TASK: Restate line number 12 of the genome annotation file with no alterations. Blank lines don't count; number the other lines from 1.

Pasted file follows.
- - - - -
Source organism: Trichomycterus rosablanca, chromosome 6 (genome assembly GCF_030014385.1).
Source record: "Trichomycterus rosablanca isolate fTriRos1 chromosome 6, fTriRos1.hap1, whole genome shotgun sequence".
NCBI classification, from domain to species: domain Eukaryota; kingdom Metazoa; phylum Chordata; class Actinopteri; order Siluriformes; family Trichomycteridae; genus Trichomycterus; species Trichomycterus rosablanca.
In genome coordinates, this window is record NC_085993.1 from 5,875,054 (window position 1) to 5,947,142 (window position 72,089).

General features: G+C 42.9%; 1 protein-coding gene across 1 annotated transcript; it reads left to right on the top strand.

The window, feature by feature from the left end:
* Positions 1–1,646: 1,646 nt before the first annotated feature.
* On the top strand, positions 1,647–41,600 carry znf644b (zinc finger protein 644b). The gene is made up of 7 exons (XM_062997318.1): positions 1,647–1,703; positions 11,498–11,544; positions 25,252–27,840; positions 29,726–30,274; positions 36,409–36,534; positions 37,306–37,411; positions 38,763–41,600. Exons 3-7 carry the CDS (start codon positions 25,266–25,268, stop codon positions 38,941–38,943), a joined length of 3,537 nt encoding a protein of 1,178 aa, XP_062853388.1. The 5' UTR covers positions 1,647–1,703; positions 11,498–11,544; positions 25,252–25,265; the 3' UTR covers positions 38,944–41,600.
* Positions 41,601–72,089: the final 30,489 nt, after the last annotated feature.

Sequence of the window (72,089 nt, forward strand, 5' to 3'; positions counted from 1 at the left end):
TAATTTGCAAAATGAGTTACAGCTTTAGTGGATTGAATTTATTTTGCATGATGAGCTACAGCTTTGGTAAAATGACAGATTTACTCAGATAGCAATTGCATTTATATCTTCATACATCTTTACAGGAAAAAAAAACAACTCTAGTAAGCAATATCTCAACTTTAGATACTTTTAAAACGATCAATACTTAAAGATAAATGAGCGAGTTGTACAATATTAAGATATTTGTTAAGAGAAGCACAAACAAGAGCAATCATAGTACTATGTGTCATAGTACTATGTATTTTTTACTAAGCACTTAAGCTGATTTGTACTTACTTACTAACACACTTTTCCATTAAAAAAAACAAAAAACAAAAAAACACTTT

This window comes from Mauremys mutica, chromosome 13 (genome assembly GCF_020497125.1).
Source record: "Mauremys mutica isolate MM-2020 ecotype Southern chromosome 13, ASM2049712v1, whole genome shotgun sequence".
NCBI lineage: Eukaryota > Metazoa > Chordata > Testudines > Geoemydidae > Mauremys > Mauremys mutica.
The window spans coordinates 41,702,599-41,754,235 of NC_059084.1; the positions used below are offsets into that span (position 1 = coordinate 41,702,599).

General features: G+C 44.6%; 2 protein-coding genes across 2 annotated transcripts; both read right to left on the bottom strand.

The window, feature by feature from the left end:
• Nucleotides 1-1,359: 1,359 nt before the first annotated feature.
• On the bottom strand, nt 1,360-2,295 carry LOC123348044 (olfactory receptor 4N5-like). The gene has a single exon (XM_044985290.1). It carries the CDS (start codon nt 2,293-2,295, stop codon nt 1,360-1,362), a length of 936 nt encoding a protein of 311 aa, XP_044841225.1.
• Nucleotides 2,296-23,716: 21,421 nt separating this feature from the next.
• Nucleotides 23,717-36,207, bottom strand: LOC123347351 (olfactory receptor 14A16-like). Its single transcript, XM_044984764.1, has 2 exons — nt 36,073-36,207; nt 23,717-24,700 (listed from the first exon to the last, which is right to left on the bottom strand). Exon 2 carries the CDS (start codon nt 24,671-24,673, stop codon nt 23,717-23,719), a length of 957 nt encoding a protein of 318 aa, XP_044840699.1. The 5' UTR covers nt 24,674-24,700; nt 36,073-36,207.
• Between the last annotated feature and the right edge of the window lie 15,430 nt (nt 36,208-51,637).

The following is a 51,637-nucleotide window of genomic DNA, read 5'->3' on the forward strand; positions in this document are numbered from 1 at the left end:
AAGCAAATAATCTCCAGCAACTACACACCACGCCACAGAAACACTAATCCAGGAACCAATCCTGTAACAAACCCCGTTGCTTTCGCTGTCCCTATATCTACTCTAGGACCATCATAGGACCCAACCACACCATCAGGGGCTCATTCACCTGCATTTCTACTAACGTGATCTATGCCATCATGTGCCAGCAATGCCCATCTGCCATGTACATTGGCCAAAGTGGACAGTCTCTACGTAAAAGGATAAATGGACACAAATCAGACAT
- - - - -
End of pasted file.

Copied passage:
This window comes from Mauremys mutica, chromosome 13 (genome assembly GCF_020497125.1).